On Thursday last week the SALE Sharks enjoyed the opportunity to inspire the next generation, as they entertained the young people from HITZ Sale Sharks at Salford City Stadium.
Sharks trio Tom Brady, Tony Buckley and Mark Jennings joined the Sale community team to engage with the 11 to 19 year-olds from challenging backgrounds, who all joined the HITZ programme.
Councillors from the region also attended the event, in which the young people gave a presentation, before taking part in team-building exercises and a raffle.
The club's community manager, Jonny Acheson showed the community the power of HITZ and the results of combining rugby with social inclusion.
"HITZ really makes a big difference in people's lives," he said. "The key thing is getting them to engage in society. They can then go on to do things that they probably never even dreamt of through the HITZ programme.
"Rugby gives young people the opportunity to use physical aggression in a positive manner - they think this is the greatest thing.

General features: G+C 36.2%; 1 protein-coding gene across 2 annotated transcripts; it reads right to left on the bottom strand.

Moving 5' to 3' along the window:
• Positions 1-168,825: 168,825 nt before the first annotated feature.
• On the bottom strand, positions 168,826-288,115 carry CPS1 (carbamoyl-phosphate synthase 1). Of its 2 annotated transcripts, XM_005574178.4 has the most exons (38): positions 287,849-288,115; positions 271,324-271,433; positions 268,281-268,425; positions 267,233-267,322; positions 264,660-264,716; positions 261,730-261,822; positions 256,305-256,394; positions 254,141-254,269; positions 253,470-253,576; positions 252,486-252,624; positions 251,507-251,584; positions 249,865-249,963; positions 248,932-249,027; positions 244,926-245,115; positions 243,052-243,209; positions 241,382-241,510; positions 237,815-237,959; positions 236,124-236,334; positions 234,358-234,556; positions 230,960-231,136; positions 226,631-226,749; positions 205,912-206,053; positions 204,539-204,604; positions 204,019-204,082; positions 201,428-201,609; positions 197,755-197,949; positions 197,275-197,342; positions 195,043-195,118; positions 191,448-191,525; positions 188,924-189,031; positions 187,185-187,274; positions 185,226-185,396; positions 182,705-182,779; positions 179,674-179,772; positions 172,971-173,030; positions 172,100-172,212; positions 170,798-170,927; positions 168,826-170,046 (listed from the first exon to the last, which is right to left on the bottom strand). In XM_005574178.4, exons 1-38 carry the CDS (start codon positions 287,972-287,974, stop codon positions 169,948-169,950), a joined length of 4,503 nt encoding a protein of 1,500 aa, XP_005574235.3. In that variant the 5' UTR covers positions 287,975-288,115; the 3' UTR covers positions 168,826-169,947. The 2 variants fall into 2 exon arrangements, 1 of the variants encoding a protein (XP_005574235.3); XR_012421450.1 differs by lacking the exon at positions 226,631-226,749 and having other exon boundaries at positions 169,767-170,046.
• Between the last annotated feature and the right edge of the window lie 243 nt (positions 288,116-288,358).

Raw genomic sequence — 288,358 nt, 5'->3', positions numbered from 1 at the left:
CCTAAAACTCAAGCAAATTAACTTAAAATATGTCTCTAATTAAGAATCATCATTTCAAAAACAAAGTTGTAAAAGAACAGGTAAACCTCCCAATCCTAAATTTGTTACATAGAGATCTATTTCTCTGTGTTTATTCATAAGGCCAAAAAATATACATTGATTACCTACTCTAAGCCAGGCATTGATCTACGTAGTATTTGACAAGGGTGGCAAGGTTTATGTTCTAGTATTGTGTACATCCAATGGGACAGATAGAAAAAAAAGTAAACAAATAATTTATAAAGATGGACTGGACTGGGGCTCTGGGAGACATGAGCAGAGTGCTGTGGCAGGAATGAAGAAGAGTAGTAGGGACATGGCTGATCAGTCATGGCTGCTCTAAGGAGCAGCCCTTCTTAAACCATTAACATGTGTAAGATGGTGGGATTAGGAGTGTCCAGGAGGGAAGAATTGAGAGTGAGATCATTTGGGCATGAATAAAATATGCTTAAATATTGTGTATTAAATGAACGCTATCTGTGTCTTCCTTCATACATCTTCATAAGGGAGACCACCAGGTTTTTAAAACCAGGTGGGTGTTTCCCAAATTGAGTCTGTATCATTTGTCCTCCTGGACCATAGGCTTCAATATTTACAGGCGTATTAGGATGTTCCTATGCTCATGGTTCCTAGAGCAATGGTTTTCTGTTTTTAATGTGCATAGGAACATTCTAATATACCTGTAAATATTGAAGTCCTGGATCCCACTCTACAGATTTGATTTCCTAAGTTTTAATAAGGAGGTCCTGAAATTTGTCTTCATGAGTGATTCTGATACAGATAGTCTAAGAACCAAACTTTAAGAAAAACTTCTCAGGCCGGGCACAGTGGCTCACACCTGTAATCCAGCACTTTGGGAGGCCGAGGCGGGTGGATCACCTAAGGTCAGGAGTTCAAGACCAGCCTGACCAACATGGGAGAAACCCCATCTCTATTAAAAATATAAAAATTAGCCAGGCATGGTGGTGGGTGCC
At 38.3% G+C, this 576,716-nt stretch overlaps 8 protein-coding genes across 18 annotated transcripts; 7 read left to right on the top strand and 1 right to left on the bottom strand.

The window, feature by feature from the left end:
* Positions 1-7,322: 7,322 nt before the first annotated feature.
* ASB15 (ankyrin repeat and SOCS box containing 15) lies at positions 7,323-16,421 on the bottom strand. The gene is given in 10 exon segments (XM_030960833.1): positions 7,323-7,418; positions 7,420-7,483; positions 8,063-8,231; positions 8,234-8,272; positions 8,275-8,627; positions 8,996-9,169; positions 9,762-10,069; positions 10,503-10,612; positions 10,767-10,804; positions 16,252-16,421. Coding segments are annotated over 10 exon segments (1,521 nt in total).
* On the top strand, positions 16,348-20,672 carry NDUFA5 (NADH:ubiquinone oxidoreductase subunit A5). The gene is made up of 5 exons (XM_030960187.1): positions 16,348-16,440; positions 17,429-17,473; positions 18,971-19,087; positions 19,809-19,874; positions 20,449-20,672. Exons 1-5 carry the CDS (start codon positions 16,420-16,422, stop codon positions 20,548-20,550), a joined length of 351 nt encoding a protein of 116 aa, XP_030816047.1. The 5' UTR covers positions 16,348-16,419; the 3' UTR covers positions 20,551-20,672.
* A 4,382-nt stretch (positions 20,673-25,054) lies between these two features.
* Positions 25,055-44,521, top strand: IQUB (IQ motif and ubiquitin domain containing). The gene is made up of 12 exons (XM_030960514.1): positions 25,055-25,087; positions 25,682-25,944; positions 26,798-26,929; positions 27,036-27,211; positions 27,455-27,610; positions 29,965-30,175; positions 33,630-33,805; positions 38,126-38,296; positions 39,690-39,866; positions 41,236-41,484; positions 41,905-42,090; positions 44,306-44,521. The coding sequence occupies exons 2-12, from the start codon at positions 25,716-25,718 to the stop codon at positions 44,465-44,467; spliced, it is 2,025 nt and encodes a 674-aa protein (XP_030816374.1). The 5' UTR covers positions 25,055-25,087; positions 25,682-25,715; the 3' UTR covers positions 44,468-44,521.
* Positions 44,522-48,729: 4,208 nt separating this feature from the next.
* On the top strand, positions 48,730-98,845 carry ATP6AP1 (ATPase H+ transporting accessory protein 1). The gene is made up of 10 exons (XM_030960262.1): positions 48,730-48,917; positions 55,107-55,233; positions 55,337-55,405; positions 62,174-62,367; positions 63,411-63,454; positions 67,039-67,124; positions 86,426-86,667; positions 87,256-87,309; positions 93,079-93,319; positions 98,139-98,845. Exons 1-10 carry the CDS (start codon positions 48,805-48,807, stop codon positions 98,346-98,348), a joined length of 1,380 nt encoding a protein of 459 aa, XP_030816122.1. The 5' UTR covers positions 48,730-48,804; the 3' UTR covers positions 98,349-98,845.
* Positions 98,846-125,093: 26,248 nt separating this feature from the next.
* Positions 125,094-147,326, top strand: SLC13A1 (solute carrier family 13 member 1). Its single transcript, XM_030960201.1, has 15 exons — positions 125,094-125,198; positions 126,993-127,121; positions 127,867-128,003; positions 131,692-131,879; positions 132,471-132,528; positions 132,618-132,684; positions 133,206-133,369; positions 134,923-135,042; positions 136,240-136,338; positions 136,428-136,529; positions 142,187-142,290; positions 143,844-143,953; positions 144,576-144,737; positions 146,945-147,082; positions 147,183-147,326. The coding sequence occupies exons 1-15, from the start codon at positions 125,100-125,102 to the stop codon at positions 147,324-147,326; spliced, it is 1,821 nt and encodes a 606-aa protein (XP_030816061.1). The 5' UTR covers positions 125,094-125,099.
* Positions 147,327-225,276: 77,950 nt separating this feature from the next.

"We use the rugby to engage them and raise their confidence and then you can start to talk to them about education and other issues."
Premiership Rugby's flagship and award-winning social-inclusion programme HITZ is delivered by Aviva Premiership Rugby clubs, with learning provision provided by YMCA training for the Sale Sharks project and funded by national partners Comic Relief and Wooden Spoon.
The programme works to initiate behaviour change and foster confidence in disenfranchised young people aged 11 to 19 from challenging backgrounds; encouraging them to remain in or re-enter education, undertake apprenticeships or vocational training and enter paid employment.
Jay Jefferson, location manager at Manchester's YMCA training centre, believes combining the programme with sport is essential for keeping the youngsters excited and entertained.
"HITZ has made a big difference, not just to the young people, but to the centre as a whole," she said.
"Integration through sport is one of the best ways to get the young people involved. It gets young people engaged because that is what they want to do.
"They have worked really hard and we have got some young people who you never believed would talk in front of a camera to do brilliantly. It is really, really good what they are doing.
"It is a different shaped ball here in Manchester - it's a football - so they have had a challenge on their hands, but it has been great and it has really upped our numbers."